Science

Crocodile Eyes are Designed for Lurking and Hunting

Crocodile eyes are watching you. The thought of being stalked by a crocodile is enough to make anyone sweat profusely. In some parts of the world nipping to the waters edge for a quick drink is not good advice. Crocodiles aren’t just scary to most people simply because they have huge teeth and a fierce bite, though. Crocodiles lurk and pounce on their prey in a violent attack appears to come from out of the blue. The crocs you see will lurk just beneath the water, with only their devious mean looking eyes keeping a lookout for something delicious — like one of us for example.

In a recent study it has been shown that a crocs eyesight is pretty decent indeed. The new research shows that, while a crocodile may not have as good eyesight as you or I for example, it’s vision is well adapted for craftily lying in wait at the water’s surface for the perfect moment to strike and lunge at it’s unsuspecting prey.

Crocodile Eyes are Designed for Lurking and Hunting

Nicolas Nagloo and his academic colleagues from the University of Western Australia in Crawley recently investigated the eyes that were taken from three young saltwater crocodiles and also two young freshwater crocodiles.

“Both Australian species of crocodile possess a bright yellow iris, a slit pupil and a relatively large lens,” the team notes. Such features in the crocodiles eyes, that were known before this study, are useful for seeing prey and other objects in low light. (The animals, though, don’t have great vision underwater.) Crocodiles also possess a “mobile slit retina” which assists the crocs in controlling just how much light reaches the eye during the day time.

A study of the cells and dissections of the crocodile eyes revealed three types of single cones. This suggest that the crocodiles can see colors in their field of vision pretty well. However the freshwater crocs appear to be a bit more sensitive to the color red than their saltwater cousins. These crocs which are known as salties in Australia may help the freshies see better in streams and rivers.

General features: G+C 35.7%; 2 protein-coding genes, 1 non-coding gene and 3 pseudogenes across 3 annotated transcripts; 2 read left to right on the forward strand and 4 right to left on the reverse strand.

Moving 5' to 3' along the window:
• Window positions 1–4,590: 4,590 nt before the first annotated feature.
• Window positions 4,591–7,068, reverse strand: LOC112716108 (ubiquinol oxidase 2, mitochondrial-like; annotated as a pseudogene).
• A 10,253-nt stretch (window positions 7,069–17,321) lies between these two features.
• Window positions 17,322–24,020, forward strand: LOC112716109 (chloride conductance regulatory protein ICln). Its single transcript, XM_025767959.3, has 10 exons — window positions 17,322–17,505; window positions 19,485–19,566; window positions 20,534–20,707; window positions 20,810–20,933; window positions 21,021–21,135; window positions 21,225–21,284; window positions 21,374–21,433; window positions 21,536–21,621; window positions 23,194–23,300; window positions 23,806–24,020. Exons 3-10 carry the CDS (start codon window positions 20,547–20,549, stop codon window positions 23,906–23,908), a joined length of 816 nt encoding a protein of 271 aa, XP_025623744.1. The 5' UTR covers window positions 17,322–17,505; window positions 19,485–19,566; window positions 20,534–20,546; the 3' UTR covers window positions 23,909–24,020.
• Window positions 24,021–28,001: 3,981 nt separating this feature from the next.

Each species of crocodile further have a horizontal streak of high spatial acuity. This acuity is what enables the crocs to search for their prey without ever having to move their heads. Meaning that they do not have to make any movement that might give the game away.

That the two species of crocodile have eyes that are so strikingly  similar is somewhat interesting given that these are crocodiles and reptiles separated by some 12 million years of independent evolution. They live in different habitats and prefer to hunt for different prey. for example the freshwater crocs prefer smaller animals and more marine life. Yet each species of crocodile have developed a similar style of hunting their prey.

A style in which the crocs lurk menacingly just beneath the water line and scan the immediate surroundings for a suitable tasty meal. The crocodiles, this research demonstrates have eyes that are specialized to aid in such attacks. Beware the next time you head down to the waters edge. You never know what might be there just under the surface of the water.